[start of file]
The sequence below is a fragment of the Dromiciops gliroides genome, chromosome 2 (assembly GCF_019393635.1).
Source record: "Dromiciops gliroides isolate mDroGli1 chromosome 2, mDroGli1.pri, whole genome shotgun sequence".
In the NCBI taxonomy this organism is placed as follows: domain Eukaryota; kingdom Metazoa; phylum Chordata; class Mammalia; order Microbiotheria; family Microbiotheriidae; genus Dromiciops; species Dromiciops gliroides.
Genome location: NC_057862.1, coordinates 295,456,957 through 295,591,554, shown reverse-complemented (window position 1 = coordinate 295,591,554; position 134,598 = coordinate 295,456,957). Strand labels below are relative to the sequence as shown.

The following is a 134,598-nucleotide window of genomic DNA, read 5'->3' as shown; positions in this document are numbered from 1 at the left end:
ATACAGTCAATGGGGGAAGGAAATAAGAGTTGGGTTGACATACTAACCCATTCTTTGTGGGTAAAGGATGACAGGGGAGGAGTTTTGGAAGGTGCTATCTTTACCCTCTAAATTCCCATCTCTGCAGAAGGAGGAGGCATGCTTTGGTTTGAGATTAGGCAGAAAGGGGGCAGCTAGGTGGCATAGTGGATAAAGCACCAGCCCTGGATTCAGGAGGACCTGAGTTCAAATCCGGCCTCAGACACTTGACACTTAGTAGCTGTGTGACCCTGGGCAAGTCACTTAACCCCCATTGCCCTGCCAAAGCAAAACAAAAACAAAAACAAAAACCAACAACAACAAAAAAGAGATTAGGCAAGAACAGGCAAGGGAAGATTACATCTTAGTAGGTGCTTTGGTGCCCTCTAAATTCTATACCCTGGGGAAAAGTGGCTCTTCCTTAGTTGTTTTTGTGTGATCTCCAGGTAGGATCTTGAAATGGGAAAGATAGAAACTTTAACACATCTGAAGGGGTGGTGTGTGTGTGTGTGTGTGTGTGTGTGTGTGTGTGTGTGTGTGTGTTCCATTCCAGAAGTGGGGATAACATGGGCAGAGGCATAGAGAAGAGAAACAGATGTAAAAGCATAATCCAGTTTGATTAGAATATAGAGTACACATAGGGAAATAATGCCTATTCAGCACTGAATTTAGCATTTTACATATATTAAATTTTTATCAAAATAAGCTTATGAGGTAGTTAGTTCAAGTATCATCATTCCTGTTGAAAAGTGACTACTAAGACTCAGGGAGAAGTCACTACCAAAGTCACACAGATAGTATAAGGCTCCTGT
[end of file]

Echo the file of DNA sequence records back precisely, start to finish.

The sequence below is a fragment of the Dromiciops gliroides genome, chromosome 2 (assembly GCF_019393635.1).
Source record: "Dromiciops gliroides isolate mDroGli1 chromosome 2, mDroGli1.pri, whole genome shotgun sequence".
In the NCBI taxonomy this organism is placed as follows: domain Eukaryota; kingdom Metazoa; phylum Chordata; class Mammalia; order Microbiotheria; family Microbiotheriidae; genus Dromiciops; species Dromiciops gliroides.
Genome location: NC_057862.1, coordinates 295,456,957 through 295,591,554, shown reverse-complemented (window position 1 = coordinate 295,591,554; position 134,598 = coordinate 295,456,957). Strand labels below are relative to the sequence as shown.

The following is a 134,598-nucleotide window of genomic DNA, read 5'->3' as shown; positions in this document are numbered from 1 at the left end:
ATACAGTCAATGGGGGAAGGAAATAAGAGTTGGGTTGACATACTAACCCATTCTTTGTGGGTAAAGGATGACAGGGGAGGAGTTTTGGAAGGTGCTATCTTTACCCTCTAAATTCCCATCTCTGCAGAAGGAGGAGGCATGCTTTGGTTTGAGATTAGGCAGAAAGGGGGCAGCTAGGTGGCATAGTGGATAAAGCACCAGCCCTGGATTCAGGAGGACCTGAGTTCAAATCCGGCCTCAGACACTTGACACTTAGTAGCTGTGTGACCCTGGGCAAGTCACTTAACCCCCATTGCCCTGCCAAAGCAAAACAAAAACAAAAACAAAAACCAACAACAACAAAAAAGAGATTAGGCAAGAACAGGCAAGGGAAGATTACATCTTAGTAGGTGCTTTGGTGCCCTCTAAATTCTATACCCTGGGGAAAAGTGGCTCTTCCTTAGTTGTTTTTGTGTGATCTCCAGGTAGGATCTTGAAATGGGAAAGATAGAAACTTTAACACATCTGAAGGGGTGGTGTGTGTGTGTGTGTGTGTGTGTGTGTGTGTGTGTGTGTGTGTGTTCCATTCCAGAAGTGGGGATAACATGGGCAGAGGCATAGAGAAGAGAAACAGATGTAAAAGCATAATCCAGTTTGATTAGAATATAGAGTACACATAGGGAAATAATGCCTATTCAGCACTGAATTTAGCATTTTACATATATTAAATTTTTATCAAAATAAGCTTATGAGGTAGTTAGTTCAAGTATCATCATTCCTGTTGAAAAGTGACTACTAAGACTCAGGGAGAAGTCACTACCAAAGTCACACAGATAGTATAAGGCTCCTGT